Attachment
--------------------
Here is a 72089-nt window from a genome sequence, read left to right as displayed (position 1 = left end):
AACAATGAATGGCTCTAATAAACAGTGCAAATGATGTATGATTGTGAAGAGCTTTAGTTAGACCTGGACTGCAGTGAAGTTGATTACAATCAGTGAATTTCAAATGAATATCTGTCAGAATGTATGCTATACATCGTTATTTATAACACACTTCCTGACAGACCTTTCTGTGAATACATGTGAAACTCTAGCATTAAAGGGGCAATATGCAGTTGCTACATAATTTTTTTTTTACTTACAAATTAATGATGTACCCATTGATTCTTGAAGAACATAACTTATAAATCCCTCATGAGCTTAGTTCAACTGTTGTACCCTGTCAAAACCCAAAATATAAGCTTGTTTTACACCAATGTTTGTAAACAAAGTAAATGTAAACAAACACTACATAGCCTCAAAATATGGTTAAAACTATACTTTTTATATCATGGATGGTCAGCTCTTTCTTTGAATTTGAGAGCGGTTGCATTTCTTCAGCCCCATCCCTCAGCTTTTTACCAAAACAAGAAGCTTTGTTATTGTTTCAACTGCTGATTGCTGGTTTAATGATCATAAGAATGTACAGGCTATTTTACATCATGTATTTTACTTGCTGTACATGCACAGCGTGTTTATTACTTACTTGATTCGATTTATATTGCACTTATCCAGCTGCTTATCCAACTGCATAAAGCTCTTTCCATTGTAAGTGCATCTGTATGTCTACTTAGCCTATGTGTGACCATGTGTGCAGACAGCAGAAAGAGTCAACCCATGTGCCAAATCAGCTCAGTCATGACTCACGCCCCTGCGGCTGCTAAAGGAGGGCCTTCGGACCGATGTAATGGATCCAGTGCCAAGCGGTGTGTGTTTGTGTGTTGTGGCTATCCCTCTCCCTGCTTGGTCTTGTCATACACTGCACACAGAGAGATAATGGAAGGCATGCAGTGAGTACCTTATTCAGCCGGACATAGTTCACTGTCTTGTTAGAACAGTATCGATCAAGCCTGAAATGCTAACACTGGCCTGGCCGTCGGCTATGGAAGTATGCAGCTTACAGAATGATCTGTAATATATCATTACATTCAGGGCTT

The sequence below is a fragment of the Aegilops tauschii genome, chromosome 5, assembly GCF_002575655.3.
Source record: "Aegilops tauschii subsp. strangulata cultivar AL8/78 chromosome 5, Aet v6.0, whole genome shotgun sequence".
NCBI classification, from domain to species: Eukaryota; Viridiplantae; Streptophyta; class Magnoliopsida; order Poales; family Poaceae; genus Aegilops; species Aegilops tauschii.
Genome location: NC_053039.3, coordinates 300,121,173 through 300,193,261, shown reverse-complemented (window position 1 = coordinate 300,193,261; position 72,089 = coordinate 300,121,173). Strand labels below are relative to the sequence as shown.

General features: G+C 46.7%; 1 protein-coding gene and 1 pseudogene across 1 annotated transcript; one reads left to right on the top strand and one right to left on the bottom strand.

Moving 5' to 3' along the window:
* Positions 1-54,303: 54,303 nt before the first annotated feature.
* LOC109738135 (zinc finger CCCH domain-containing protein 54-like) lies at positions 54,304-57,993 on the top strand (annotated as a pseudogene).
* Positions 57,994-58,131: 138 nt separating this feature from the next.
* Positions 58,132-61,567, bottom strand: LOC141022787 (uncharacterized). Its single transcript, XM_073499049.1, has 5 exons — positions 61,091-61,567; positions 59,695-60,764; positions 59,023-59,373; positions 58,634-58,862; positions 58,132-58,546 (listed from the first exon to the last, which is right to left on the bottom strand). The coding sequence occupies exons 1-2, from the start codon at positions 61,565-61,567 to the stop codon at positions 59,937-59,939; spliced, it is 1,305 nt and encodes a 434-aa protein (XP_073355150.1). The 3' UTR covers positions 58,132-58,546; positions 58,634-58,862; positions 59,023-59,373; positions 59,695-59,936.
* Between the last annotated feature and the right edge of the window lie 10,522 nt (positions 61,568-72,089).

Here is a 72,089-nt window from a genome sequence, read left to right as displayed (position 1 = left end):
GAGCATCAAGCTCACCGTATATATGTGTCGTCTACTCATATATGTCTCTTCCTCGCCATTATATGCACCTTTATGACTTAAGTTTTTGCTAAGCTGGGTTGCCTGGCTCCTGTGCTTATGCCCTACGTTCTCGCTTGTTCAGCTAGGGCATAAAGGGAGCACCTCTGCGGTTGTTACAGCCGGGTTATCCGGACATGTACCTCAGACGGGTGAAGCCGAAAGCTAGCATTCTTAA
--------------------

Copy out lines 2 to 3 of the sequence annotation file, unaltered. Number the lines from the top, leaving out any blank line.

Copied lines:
AACAATGAATGGCTCTAATAAACAGTGCAAATGATGTATGATTGTGAAGAGCTTTAGTTAGACCTGGACTGCAGTGAAGTTGATTACAATCAGTGAATTTCAAATGAATATCTGTCAGAATGTATGCTATACATCGTTATTTATAACACACTTCCTGACAGACCTTTCTGTGAATACATGTGAAACTCTAGCATTAAAGGGGCAATATGCAGTTGCTACATAATTTTTTTTTTACTTACAAATTAATGATGTACCCATTGATTCTTGAAGAACATAACTTATAAATCCCTCATGAGCTTAGTTCAACTGTTGTACCCTGTCAAAACCCAAAATATAAGCTTGTTTTACACCAATGTTTGTAAACAAAGTAAATGTAAACAAACACTACATAGCCTCAAAATATGGTTAAAACTATACTTTTTATATCATGGATGGTCAGCTCTTTCTTTGAATTTGAGAGCGGTTGCATTTCTTCAGCCCCATCCCTCAGCTTTTTACCAAAACAAGAAGCTTTGTTATTGTTTCAACTGCTGATTGCTGGTTTAATGATCATAAGAATGTACAGGCTATTTTACATCATGTATTTTACTTGCTGTACATGCACAGCGTGTTTATTACTTACTTGATTCGATTTATATTGCACTTATCCAGCTGCTTATCCAACTGCATAAAGCTCTTTCCATTGTAAGTGCATCTGTATGTCTACTTAGCCTATGTGTGACCATGTGTGCAGACAGCAGAAAGAGTCAACCCATGTGCCAAATCAGCTCAGTCATGACTCACGCCCCTGCGGCTGCTAAAGGAGGGCCTTCGGACCGATGTAATGGATCCAGTGCCAAGCGGTGTGTGTTTGTGTGTTGTGGCTATCCCTCTCCCTGCTTGGTCTTGTCATACACTGCACACAGAGAGATAATGGAAGGCATGCAGTGAGTACCTTATTCAGCCGGACATAGTTCACTGTCTTGTTAGAACAGTATCGATCAAGCCTGAAATGCTAACACTGGCCTGGCCGTCGGCTATGGAAGTATGCAGCTTACAGAATGATCTGTAATATATCATTACATTCAGGGCTT

The sequence below is a fragment of the Aegilops tauschii genome, chromosome 5, assembly GCF_002575655.3.